Saturday, 11 Mar 2006
In a few weeks I'll be moving to a cottage in Los Altos that's not far
from Permanente Creek. This creek runs almost directly north. Most
of the water is diverted by an artificial channel into Stevens Creek,
but the creek itself goes north under 101, along the west side of the
Google campus, and out to the bay. This part of the creek is
man-made; originally it disappeared into the marshland. There's a
trail that runs along the creek and construction is to begin this year
on a pedestrian/bike bridge over 101.
Upstream, the creek flows from land owned by Hanson Permanente Cement
(formerly Kaiser Cement). A rock quarry raises a lot of dust, some of
that gets into the creek, and apparently there are ponds where the
dust settles out, but that must have been insufficient because in 1999
the S.F. Bay Regional Water Quality Control Board ordered them to
clean it up. I couldn't find anything explaining what happened since
The Kaiser Cement company was started by Henry J. Kaiser, who had a
house in the hills next to Permanente creek. He also started Kaiser
Permanente, one of the largest HMO's. Kaiser Permanente was named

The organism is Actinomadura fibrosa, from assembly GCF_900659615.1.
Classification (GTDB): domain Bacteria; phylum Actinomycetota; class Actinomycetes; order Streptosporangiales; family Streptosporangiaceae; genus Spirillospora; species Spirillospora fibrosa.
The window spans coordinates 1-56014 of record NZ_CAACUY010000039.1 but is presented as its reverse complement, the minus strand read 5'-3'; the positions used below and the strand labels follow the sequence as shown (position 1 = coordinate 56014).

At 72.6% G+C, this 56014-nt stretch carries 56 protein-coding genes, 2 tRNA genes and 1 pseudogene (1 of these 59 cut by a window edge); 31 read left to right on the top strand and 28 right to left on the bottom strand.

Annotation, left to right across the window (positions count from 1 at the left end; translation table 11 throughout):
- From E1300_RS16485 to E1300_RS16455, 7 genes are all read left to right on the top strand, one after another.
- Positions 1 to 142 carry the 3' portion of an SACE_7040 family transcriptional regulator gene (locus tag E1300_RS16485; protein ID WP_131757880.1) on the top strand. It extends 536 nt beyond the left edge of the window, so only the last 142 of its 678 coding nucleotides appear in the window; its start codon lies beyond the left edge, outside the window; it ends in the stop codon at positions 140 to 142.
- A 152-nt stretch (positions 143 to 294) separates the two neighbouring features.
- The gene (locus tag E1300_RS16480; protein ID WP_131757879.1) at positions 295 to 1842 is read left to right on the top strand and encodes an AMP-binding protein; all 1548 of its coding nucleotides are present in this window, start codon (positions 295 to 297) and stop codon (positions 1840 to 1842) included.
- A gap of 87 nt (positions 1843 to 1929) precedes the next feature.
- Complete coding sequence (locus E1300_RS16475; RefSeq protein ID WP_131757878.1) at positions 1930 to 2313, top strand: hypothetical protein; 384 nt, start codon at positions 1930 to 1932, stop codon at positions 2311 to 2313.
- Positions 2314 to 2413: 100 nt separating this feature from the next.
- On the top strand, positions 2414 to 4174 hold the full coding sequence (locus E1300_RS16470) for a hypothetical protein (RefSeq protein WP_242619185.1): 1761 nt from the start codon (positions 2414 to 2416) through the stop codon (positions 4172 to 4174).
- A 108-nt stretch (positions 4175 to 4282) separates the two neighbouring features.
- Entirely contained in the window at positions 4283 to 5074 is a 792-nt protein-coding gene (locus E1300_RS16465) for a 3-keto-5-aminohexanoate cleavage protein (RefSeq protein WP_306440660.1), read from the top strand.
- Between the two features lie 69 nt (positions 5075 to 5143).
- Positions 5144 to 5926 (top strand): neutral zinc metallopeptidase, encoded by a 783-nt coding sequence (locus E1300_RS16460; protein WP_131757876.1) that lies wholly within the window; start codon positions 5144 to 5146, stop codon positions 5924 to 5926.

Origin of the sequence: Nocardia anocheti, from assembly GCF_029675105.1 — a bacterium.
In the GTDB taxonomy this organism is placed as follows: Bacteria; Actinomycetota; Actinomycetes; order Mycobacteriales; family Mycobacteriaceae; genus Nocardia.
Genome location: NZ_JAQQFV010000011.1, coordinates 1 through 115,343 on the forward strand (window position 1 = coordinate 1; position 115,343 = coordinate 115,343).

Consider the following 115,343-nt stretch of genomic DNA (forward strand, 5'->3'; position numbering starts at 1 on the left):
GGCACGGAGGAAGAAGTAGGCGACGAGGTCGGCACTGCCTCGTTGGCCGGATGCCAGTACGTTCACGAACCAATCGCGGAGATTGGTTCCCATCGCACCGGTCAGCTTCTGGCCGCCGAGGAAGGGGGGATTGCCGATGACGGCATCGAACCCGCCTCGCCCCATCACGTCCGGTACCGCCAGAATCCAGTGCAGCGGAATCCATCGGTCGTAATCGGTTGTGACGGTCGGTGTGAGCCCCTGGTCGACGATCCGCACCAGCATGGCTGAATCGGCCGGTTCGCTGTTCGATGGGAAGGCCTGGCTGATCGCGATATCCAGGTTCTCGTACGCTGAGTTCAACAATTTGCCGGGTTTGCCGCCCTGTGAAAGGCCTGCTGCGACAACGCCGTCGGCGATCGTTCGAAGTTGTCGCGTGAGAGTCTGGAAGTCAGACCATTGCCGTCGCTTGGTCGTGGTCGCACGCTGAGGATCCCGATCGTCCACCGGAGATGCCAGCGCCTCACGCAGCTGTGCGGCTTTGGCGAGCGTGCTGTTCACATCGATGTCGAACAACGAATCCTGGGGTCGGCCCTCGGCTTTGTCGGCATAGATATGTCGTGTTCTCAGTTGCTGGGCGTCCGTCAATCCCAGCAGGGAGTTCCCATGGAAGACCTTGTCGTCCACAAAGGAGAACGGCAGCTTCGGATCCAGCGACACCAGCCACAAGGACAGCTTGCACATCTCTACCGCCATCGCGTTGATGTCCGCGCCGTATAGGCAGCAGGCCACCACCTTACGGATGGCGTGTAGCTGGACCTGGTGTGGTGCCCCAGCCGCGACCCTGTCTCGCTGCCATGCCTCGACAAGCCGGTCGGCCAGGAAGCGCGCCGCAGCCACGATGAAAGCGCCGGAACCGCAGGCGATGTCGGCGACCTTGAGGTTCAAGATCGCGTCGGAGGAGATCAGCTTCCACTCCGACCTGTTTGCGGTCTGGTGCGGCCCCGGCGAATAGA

after the creek. The creek, in turn, was named "Permanente" by the
Spanish because it was a reliable source of water that didn't dry up
in the summer.
The creek has flooded many times before and probably will again.
According to the map I saw, the property where I'll be living is
outside the 100-year flood zone, but some people downstream aren't so
lucky. There's a government project to do more about the flooding.
Construction might begin in 2008.
[Update, July 2007: Permanente Creek does dry up in the summer
nowadays. According to the June-July issue of Spinning Crank, the
Permanente Creek Trail 101 overcrossing needs additional funding and
its start date is still unknown. Hansen Permanente Cement is
requesting government approval for an expansion of Hansen Quarry.]
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